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THE BUILDING OF MANHATTAN
By DONALD A. MACKAY
Dover Publications, Inc.Copyright © 1987 Donald A. Mackay
All rights reserved.
IN THE BEGINNING
Manhattan Island is of very recent ori of very recent gin, in geological time.
Its creation as an island is one of the latest episodes in the long history of the titanic forces that have altered the landscape of New York.
It has been rocked by massive earthquakes, squeezed, shaped, and twisted. Periods of volcanic activity spewed forth molten lava. At one time a vast inland freshwater sea covered the entire area.
Geologists take the birth of Manhattan back more than a billion years. They record three eras of major high-mountain formation. Erosion, wind, rain, and ice slowly reduced those ancient alps in the ongoing process of land transformation.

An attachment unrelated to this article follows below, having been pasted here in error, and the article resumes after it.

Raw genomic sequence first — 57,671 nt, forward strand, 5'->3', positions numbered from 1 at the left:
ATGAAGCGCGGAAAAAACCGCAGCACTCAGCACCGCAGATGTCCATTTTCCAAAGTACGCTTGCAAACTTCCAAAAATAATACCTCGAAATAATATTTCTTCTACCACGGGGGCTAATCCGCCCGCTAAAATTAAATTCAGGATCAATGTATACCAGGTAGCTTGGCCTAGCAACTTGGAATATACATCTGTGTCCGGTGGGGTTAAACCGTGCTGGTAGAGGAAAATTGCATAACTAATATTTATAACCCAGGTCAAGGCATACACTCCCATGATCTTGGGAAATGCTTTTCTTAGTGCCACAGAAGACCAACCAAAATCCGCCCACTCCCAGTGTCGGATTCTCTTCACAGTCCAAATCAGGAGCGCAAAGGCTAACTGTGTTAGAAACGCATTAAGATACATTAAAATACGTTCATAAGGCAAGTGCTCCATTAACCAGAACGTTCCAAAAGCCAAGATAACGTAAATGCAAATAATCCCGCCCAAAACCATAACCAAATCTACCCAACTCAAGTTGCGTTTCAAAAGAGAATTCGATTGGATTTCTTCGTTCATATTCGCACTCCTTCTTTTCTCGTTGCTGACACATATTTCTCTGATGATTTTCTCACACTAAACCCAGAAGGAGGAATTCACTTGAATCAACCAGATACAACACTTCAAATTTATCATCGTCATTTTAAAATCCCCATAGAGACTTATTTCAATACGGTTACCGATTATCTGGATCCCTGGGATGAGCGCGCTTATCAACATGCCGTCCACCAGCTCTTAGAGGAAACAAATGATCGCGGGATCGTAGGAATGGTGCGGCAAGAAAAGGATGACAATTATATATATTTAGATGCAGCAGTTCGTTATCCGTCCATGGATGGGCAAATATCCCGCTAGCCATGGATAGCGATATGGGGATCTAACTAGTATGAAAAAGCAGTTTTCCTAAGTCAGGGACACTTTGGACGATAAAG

About 70 million years ago the present island shape of Manhattan began to be formed, well before the great ice ages first appeared two million years ago.
Then, 10,000 to 18,000 years ago, the forward edge of the last great ice sheet ground inexorably southward, pushing gravel and enormous rocks, scouring the earth, and burying Manhattan Island under a massive wall of solid ice. The sheet of ice moved forward onto Staten Island, along the reach of Long Island ... and stopped.
So great was the amount of water locked into this vast worldwide ice formation that the ocean level at Manhattan was 330 feet—100 meters—lower than it is today.
As this ice slowly melted and the glacial front retreated northward, torrents of rushing water carved the bed of the Hudson River ever deeper, the ocean rose to its present level, and New York's great natural harbor was formed.